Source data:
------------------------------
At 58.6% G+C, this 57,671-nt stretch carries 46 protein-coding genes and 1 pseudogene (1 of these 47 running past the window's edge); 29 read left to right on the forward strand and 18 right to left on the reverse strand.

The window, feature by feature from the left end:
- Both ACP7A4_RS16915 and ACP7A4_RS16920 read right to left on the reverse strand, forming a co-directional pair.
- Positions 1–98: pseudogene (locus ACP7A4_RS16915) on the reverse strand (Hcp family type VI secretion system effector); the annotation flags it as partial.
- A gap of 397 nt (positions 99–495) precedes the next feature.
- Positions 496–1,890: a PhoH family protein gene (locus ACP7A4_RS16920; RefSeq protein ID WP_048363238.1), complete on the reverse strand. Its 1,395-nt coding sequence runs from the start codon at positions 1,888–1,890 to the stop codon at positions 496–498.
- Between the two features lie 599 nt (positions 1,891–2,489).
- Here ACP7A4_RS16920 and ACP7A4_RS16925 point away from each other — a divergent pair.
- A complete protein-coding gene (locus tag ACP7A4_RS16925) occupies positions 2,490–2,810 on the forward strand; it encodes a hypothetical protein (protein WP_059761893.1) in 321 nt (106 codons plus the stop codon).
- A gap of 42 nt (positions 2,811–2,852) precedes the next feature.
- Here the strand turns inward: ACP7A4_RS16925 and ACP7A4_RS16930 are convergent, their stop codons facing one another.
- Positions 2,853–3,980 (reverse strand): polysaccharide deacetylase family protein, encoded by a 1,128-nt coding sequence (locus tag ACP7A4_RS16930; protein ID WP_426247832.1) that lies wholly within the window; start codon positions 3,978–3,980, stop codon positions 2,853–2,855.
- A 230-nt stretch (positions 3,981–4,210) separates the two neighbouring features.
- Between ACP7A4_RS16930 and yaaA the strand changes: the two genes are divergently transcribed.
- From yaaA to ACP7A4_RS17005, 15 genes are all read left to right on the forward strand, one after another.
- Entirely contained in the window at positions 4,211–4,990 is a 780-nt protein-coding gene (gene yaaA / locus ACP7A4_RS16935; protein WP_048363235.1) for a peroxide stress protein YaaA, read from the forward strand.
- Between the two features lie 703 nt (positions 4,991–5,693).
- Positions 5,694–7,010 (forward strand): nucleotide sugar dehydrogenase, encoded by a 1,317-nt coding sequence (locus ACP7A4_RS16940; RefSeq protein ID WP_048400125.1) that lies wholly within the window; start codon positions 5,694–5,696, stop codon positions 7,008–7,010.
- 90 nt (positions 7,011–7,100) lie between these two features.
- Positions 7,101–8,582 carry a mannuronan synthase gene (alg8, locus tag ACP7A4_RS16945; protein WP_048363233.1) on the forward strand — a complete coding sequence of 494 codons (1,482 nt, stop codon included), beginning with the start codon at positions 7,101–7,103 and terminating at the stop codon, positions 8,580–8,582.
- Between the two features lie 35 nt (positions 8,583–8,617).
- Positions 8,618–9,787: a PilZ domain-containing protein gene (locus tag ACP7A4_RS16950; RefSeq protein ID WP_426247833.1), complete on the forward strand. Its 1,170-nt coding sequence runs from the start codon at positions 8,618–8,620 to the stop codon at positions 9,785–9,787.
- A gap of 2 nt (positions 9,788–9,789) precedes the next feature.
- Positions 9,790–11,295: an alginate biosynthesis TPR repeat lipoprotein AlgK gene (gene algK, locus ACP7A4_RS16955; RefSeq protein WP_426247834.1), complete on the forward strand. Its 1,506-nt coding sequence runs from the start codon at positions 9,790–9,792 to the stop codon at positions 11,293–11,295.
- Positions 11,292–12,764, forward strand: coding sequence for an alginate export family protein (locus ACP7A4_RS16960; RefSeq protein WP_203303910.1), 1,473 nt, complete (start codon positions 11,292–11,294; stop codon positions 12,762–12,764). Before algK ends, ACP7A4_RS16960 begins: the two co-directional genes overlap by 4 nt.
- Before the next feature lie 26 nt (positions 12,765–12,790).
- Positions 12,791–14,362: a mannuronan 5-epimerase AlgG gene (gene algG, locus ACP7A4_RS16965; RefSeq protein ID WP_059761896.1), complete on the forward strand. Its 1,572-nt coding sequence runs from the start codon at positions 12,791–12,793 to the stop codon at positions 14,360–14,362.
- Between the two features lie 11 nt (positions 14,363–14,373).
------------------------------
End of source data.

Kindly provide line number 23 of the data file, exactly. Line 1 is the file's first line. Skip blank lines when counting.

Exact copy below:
- A gap of 2 nt (positions 9,788–9,789) precedes the next feature.